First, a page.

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The Salafist Roots of Uprising in Syria

 

“When taking a closer look at events during the first months of the Syrian uprising, however, a very different picture emerges. Salafist activists and militants played a key role from the beginning of the uprising, while launching an armed insurrection against the Syrian state.

Syrian sociologist Muhammad Jamal Barout noted that the Salafist movement was prominent in “creating and pushing the events” of the Syrian uprising, and pointed to the important role played by supporters of Muhammad Sarour Zein al-Abeddine, an exiled Salafist cleric who mixed the anti-Shia views of Ibn Taymiyya with the ideas of revolution and the sovereignty of God of Sayyid Qutb.

Salafist activists and militants viewed the 2011 uprising as a chance to reignite the 1979-1982 war against the Syrian government, which they viewed as a heretical, “Alawite-led regime,” in hopes of erecting a fundamentalist religious state in its place.

This desire of the Salafists to topple the Syrian government aligned with the goals of US intelligence. US planners sought regime change in Syria to weaken Iran, and in response to Syrian, Iranian and Hezbollah support for Palestinian resistance to Israeli occupation.

With the help of regional allies Saudi Arabia, Qatar, Turkey, Israel, Jordan, and the Future party in Lebanon, the Central Intelligence Agency (CIA) provided billions of dollars’ worth of weapons and equipment to Salafist militant groups.

This informal partnership between Salafist militants on the ground and foreign intelligence agencies ensured that the protest movement would become militarized, and that the ensuing Salafist-led insurgency would plunge Syria into one of the bloodiest wars of the last half century.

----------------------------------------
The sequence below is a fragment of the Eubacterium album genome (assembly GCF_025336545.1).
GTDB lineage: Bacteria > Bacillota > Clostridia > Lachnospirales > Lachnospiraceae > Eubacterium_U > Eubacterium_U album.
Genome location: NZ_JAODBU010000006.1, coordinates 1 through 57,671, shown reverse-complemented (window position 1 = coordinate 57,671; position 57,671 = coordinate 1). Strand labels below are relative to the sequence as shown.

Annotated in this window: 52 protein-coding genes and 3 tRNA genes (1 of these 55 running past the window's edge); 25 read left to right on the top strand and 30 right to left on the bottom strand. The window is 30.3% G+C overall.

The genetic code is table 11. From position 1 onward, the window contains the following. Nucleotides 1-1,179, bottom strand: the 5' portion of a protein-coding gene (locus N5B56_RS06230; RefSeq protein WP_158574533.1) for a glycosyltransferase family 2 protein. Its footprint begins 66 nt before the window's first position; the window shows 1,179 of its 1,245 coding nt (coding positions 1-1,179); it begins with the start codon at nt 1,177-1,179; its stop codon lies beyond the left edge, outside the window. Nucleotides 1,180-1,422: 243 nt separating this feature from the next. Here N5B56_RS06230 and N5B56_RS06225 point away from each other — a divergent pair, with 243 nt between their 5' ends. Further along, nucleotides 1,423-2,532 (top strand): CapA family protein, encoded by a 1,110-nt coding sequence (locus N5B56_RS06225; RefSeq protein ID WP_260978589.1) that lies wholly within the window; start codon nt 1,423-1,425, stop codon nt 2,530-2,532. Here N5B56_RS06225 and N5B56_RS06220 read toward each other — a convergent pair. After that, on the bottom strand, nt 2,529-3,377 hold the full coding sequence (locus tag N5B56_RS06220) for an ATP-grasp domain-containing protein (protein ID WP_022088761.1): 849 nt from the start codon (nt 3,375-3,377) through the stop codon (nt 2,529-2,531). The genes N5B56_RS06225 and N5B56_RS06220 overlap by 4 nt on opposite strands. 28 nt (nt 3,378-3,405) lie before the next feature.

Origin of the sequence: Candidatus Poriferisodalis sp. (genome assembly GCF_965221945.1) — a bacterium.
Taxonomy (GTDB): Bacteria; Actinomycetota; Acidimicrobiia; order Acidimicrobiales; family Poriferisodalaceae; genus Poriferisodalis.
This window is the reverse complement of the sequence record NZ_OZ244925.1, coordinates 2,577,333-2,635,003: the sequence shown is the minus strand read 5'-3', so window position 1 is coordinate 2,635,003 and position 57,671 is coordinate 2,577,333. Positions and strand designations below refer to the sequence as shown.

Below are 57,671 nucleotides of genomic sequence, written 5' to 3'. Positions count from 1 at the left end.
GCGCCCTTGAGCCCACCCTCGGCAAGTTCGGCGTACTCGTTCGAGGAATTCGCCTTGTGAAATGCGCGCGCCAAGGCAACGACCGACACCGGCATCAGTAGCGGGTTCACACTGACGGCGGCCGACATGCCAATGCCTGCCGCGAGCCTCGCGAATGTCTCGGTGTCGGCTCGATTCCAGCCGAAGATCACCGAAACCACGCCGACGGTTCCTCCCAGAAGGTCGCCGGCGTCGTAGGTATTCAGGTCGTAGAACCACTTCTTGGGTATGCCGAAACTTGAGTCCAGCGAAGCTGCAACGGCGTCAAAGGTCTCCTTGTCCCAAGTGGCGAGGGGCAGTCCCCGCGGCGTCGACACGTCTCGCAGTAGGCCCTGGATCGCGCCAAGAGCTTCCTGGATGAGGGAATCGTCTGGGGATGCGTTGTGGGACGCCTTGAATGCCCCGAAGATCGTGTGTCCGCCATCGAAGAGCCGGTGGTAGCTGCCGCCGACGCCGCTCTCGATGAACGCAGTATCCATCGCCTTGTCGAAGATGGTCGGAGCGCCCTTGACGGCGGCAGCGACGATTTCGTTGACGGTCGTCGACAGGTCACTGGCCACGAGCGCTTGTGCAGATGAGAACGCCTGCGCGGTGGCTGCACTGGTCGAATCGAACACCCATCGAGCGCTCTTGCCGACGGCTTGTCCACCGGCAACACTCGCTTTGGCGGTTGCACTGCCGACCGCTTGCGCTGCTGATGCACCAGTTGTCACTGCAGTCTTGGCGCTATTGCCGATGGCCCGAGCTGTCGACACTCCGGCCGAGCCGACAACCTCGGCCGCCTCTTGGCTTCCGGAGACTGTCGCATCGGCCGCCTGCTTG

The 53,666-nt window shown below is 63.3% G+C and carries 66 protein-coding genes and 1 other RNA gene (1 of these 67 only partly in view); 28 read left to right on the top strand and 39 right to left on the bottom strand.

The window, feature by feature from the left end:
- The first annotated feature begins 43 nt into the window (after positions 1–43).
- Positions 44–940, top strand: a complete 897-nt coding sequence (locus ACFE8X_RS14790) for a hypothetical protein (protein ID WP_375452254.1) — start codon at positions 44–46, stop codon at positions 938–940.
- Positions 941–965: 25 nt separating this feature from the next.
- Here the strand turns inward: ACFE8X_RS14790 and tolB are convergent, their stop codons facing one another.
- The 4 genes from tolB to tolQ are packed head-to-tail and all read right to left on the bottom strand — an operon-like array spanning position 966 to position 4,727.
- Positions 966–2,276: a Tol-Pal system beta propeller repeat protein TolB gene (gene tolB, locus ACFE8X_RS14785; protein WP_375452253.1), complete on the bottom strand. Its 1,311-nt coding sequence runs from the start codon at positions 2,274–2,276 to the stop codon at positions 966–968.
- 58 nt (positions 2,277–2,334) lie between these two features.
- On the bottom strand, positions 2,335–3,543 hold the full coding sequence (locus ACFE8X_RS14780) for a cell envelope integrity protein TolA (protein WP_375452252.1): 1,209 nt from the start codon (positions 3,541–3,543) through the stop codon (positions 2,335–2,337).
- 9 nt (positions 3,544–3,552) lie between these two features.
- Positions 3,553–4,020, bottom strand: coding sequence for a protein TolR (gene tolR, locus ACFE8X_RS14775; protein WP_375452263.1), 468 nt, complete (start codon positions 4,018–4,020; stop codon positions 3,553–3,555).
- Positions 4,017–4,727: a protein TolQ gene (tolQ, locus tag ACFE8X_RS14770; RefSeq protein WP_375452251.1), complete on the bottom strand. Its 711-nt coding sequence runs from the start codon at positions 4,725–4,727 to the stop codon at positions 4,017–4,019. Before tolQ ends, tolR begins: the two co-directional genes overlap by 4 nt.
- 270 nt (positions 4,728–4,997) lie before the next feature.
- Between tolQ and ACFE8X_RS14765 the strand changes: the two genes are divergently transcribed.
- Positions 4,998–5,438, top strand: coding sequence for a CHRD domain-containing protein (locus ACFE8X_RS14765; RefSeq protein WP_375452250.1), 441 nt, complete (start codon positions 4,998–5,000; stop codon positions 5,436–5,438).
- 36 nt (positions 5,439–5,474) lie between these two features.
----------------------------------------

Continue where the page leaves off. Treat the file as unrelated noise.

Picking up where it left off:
Valid Syrian government claims that it faced a nascent armed Salafist insurgency from the beginning of the uprising were not considered credible, while false claims of opposition activists, such as Saleh’s above, about the entirely secular and peaceful nature of the uprising were wrongly taken at face value. Little effort was made by the Western press to determine which of the conflicting narratives (pro-government, pro-opposition, or neither), were indeed accurate.

In most narratives of the Syrian uprising, the long history of the conflict between the Syrian government and the country’s Salafist community before the 2011 uprising is simply ignored. Also ignored are the activities of the Salafists during the first weeks and months of the uprising.

In these narratives, it is as if Syria’s Salafist community simply did not exist until many months after the uprising started, while armed Salafist militant groups came into existence seemingly out of thin air, and only in response to the alleged government crackdown on peaceful secular protestors.